History

Who Owns The Moon?

Before the first man landed on the moon, several nations created the basis for international space law. So who does the moon belong to?

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Who owns the moon? Just a couple years before Neil Armstrong became the first man to walk on the moon, there was a landmark treaty that stipulated how world powers would approach that very question. The Outer Space Treaty, as it is known today, laid out the foundations of space exploration and was signed by the U.S., the Soviet Union and the UK. Importantly, the treaty stated the vast realms of outer space are the "province of mankind." Over 102 countries have signed the treaty since then. It also included important provisions like banning nuclear weapons testing it space.

Still, countries and corporations are vying for power in space. Manmade objects launched from Earth can still be owned and privately controlled. This includes satellites, mining equipment, and, even something like a hotel. We may very well likely see a rise in commercialization in the near future. In 2014, Bigelow Aerospace became the first corporation to apply for a license to mine on the moon. President Barack Obama also signed the Commercial Space Launch Competitiveness Act, a piece of legislation that essentially paves the away for commercial mining on asteroids. Undoubtedly, the future of space law will become more complex in the years to come-a thought that's just as thrilling as it is somewhat terrifying.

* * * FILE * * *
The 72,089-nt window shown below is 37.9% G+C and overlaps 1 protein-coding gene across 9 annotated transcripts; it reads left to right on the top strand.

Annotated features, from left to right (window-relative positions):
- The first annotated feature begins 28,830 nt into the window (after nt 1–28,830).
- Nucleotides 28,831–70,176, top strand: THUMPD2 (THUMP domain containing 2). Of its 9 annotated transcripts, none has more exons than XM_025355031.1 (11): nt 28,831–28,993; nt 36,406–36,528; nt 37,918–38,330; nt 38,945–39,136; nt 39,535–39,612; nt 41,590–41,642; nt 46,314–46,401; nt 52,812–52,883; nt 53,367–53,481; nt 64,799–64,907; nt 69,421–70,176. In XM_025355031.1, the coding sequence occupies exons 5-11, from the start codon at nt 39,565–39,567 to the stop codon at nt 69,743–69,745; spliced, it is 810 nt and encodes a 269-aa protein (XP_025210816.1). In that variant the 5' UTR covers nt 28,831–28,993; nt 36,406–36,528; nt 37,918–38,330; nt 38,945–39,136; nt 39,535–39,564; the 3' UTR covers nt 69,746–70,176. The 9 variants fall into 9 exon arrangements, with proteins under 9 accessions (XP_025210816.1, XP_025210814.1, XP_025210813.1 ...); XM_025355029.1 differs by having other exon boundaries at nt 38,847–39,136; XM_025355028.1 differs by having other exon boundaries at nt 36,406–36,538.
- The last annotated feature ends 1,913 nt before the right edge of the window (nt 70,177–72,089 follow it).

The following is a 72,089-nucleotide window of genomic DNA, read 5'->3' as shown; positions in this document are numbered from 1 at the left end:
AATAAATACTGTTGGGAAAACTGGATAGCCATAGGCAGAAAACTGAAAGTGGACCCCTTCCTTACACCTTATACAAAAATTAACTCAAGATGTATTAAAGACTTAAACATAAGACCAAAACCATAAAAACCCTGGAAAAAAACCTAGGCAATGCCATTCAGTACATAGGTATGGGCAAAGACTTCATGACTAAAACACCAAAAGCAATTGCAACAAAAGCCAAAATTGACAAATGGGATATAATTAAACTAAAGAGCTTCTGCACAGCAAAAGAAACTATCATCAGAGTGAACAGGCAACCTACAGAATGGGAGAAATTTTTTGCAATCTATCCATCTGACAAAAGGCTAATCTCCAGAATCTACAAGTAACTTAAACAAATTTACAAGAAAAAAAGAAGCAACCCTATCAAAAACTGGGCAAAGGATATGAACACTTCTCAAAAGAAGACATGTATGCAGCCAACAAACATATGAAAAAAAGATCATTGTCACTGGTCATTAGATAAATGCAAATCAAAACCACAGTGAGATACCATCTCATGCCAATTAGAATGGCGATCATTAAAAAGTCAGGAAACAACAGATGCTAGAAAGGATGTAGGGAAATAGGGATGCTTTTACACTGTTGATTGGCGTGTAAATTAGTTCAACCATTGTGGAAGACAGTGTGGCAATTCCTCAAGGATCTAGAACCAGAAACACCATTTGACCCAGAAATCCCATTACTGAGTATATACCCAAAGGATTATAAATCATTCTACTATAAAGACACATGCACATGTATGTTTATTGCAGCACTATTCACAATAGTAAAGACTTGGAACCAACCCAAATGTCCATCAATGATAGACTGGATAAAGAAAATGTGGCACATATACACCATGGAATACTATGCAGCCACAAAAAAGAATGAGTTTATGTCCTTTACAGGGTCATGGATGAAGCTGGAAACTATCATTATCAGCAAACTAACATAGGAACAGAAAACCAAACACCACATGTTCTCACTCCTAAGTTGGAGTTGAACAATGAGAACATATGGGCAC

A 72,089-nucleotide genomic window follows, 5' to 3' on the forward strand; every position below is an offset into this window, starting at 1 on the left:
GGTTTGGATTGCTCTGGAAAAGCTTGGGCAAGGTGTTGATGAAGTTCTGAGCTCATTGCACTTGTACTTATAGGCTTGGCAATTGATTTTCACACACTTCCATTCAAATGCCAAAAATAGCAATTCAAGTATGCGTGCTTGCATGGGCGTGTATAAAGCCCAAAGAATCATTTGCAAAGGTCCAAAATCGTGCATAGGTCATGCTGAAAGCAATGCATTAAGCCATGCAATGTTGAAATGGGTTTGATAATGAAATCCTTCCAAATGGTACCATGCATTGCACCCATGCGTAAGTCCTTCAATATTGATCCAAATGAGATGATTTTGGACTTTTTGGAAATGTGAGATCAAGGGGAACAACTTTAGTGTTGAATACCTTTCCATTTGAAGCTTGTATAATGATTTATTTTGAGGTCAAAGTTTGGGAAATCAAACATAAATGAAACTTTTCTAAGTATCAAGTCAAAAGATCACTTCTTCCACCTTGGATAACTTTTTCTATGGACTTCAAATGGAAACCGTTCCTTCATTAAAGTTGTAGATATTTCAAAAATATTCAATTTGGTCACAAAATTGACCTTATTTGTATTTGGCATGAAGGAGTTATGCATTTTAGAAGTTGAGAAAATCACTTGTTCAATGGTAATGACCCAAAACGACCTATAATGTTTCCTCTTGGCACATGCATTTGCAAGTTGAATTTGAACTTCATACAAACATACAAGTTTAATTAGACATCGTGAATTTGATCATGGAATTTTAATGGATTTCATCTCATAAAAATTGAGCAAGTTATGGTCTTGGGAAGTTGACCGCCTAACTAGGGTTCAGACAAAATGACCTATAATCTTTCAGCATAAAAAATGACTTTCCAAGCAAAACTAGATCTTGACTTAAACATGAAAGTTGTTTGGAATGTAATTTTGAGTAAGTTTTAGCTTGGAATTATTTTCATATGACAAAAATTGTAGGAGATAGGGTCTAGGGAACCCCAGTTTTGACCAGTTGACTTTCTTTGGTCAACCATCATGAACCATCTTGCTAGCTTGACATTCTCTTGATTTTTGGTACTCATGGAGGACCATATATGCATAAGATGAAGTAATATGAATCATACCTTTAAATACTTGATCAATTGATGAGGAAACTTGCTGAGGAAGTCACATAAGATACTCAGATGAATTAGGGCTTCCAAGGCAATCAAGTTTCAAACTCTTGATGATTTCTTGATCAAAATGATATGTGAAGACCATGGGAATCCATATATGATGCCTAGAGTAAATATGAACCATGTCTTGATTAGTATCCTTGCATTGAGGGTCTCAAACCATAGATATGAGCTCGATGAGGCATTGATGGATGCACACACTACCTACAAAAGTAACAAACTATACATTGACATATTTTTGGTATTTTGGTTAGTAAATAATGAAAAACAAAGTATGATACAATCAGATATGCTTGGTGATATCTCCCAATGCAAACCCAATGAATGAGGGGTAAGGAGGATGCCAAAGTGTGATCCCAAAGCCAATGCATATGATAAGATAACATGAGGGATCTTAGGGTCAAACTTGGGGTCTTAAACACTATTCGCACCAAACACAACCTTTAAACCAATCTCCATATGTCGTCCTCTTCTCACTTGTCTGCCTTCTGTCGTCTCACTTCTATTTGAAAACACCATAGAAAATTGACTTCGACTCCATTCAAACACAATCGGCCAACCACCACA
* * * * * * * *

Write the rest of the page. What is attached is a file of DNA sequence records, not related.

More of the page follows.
Learn More:
Outer Space Treaty - 1967 (history.nasa.gov)
"Treaty on principles governing the activities of states in the exploration and use of outer space, including the moon and other celestial bodies."

Treaty on Principles Governing the Activities of States in the Exploration and Use of Outer Space, including the Moon and Other Celestial Bodies (unoosa.org)
"The Outer Space Treaty was considered by the Legal Subcommittee in 1966 and agreement was reached in the General Assembly in the same year ( resolution 2222 (XXI))."

Hard Cheese (economist.com)
"WHO owns the Moon? According to the United Nations Outer Space Treaty, signed by every space-faring country, no nation can claim sovereignty over Earth's lunar satellite."

Asteroid mining made legal after Barack Obama gives US citizens the right to own parts of celestial bodies (independent.co.uk)
"Private companies can now mine asteroids, after Barack Obama signed a major law that reverses decades of space law."